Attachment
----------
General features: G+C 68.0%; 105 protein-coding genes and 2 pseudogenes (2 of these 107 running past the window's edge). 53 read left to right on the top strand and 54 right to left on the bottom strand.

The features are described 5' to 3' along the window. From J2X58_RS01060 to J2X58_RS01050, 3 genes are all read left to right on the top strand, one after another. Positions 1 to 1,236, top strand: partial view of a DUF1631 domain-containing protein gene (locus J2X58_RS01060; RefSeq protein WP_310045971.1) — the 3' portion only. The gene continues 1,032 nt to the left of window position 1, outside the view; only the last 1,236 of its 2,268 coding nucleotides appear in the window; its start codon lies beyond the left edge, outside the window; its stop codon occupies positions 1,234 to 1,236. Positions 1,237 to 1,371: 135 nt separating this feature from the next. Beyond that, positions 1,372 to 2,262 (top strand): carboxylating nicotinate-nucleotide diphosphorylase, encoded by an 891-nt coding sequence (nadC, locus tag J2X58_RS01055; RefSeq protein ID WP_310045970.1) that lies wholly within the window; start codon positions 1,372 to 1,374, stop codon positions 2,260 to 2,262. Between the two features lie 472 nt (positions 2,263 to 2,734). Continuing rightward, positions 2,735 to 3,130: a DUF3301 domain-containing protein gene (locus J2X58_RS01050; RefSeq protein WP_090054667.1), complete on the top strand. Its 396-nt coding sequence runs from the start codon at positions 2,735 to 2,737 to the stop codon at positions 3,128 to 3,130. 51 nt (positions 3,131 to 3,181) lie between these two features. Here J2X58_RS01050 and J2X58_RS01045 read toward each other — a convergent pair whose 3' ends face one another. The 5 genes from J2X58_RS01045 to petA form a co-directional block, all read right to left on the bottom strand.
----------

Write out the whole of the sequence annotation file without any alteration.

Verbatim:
General features: G+C 68.0%; 105 protein-coding genes and 2 pseudogenes (2 of these 107 running past the window's edge). 53 read left to right on the top strand and 54 right to left on the bottom strand.

The features are described 5' to 3' along the window. From J2X58_RS01060 to J2X58_RS01050, 3 genes are all read left to right on the top strand, one after another. Positions 1 to 1,236, top strand: partial view of a DUF1631 domain-containing protein gene (locus J2X58_RS01060; RefSeq protein WP_310045971.1) — the 3' portion only. The gene continues 1,032 nt to the left of window position 1, outside the view; only the last 1,236 of its 2,268 coding nucleotides appear in the window; its start codon lies beyond the left edge, outside the window; its stop codon occupies positions 1,234 to 1,236. Positions 1,237 to 1,371: 135 nt separating this feature from the next. Beyond that, positions 1,372 to 2,262 (top strand): carboxylating nicotinate-nucleotide diphosphorylase, encoded by an 891-nt coding sequence (nadC, locus tag J2X58_RS01055; RefSeq protein ID WP_310045970.1) that lies wholly within the window; start codon positions 1,372 to 1,374, stop codon positions 2,260 to 2,262. Between the two features lie 472 nt (positions 2,263 to 2,734). Continuing rightward, positions 2,735 to 3,130: a DUF3301 domain-containing protein gene (locus J2X58_RS01050; RefSeq protein WP_090054667.1), complete on the top strand. Its 396-nt coding sequence runs from the start codon at positions 2,735 to 2,737 to the stop codon at positions 3,128 to 3,130. 51 nt (positions 3,131 to 3,181) lie between these two features. Here J2X58_RS01050 and J2X58_RS01045 read toward each other — a convergent pair whose 3' ends face one another. The 5 genes from J2X58_RS01045 to petA form a co-directional block, all read right to left on the bottom strand.